I went to Dai-ichi Hotel to see if there is limousine bus available to Haneda Airport. If available, I could take limousine bus to Haneda and from there I could take bus or taxi to my home. But bell boy said that all buses were out of service tonight and Haneda Airport was already closed.  No one allowed to go airport. I went to back to the office again. All hotels were fully booked and there is no way to stay in hotel. I thought I better stay overnight in the office. Persistently I called my wife, but always recorded answering service said, "Sorry, lines are so busy. Call back later," or "Sorry, you cannot call to the disaster area".

Around 9 o'clock, I looked down the station and saw Shinkansen (bullet train) is running. So I walked to Tokyo station and luckily I could get on the bullet train around 9:40 pm. Tokyo to Yokohama by bullet train takes only 20 minutes. The Yokohama station was packed by the huge crowd of people, and subway was out of service. There is no bus service to my home direction. Usually, hundreds of empty taxis are waiting for the people, but I could not see even one taxi there. If I kept waiting for taxi, I must wait 4 or 5 hours. I decided to walk to my home.

I started walking 10:30 pm, alongside of highway. Last month, I could not take part in Malta marathon. I thought God gave me a chance to walk in my home town, Yokohama.  In the dark, I kept walking with business shoes and clothes, without eating or drinking after lunch. Quite many people were also walking the same road. On the way, I saw a young businessman who sat down and took off socks. He was rubbing his feet. A young girl gave up walking and kept calling mobile, maybe asking parents for pick up. I called my wife by mobile, but it was out of service. 

I recalled when I was a student in America in early 1960, I always hitchhiked to go school. On the highway, a number of cars are running smoothly. Knowing that Japanese are not familiar with hitchhike, I was about to attempt hitchhike. But I kept walking, walking and walking in the dark. When we have time, I walk 10 km with my wife on the sidewalk of same highway. At the 5 km point, we make return to home.

When I reached the 5 km point, I was so relieved. Finally, I arrived home 01:36, which means I walked 03 hours, 6 minutes. Last year, I took part in 21.9km in Malta marathon; my time was 03:00:53. Tonight I think I walked 15 km.

As for my wife, she was shopping at Yokohama Takashimaya Department. She was on the 8th floor. The announcement kept asking the guests, "Sit down, please. Do not move."  When shoppers were allowed to get out the department store, she rushed to the taxi stand. She also saw hundreds of people waiting for taxi, and she decided to walk to home around 6 o'clock. She kept walking with high heels with two shopping bags. On the way to home, she encountered blackout. The city and street were completely dark. She arrived after 9 o'clock, which means she walked over 3 hours.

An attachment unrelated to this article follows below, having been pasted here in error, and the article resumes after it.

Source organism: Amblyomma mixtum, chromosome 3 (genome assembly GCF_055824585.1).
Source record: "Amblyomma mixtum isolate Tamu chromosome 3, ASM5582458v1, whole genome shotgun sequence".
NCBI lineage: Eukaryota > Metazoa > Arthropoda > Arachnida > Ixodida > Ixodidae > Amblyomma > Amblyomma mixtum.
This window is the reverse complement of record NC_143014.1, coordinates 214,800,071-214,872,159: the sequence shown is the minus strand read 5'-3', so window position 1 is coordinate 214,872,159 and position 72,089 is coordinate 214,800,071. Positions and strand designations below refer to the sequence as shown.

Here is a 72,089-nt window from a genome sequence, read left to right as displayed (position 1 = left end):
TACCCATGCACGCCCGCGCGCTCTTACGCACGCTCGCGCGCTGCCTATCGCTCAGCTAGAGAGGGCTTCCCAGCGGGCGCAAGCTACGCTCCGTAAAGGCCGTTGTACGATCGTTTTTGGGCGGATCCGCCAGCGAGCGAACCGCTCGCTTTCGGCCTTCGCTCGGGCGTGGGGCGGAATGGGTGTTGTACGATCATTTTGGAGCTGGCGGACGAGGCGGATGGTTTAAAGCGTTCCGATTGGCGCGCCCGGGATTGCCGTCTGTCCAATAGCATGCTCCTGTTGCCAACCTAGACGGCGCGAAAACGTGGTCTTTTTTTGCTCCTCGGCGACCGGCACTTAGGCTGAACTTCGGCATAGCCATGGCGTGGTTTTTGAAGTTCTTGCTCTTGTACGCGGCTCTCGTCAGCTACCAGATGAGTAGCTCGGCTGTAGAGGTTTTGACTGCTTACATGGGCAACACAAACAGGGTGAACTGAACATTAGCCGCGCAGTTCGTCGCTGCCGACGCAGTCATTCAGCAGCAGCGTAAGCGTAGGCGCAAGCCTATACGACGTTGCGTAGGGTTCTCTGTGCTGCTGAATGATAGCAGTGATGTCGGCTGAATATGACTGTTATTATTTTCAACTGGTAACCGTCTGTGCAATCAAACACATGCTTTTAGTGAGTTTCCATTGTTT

So we laughed that since we could not walk in Malta, the god gave us a chance to walk in our home town, Yokohama. We watched TV until 5 am. We were so shocked and felt so sorry for the disaster victims in the North Eastern Japan area.

Today, Monday the 14th, transportation systems are not completely restored yet. Tokyo Electric Power company announced that there might be electric shortage because of explosion of nuclear power station in Fukushima. The blackout will take place in Tokyo and neighboring prefectures. Also, waterworks department announced similar plan to stop water supply in certain hours. My wife went to shopping for food, especially my food, such as vegetables, fruits, and soybeans products. She went to two shops, but both were closed. She came back home with empty hands. To buy gas, we have to line up 500 meters.

We are now in serious panic all over the Japan. We are powerless. The thing only we can do now is just pray for speedy rescue disaster victims and search for the missing person. Today, I felt earthquake 5 times. It would be magnitude 2 or 3. 

Well, ladies and Gentlemen, I am so sorry for long e-mail, but please understand our serious situation in Japan. Again, thank you very much for your sympathy for the greatest disaster caused by earthquake and Tsunami.

Michio Endo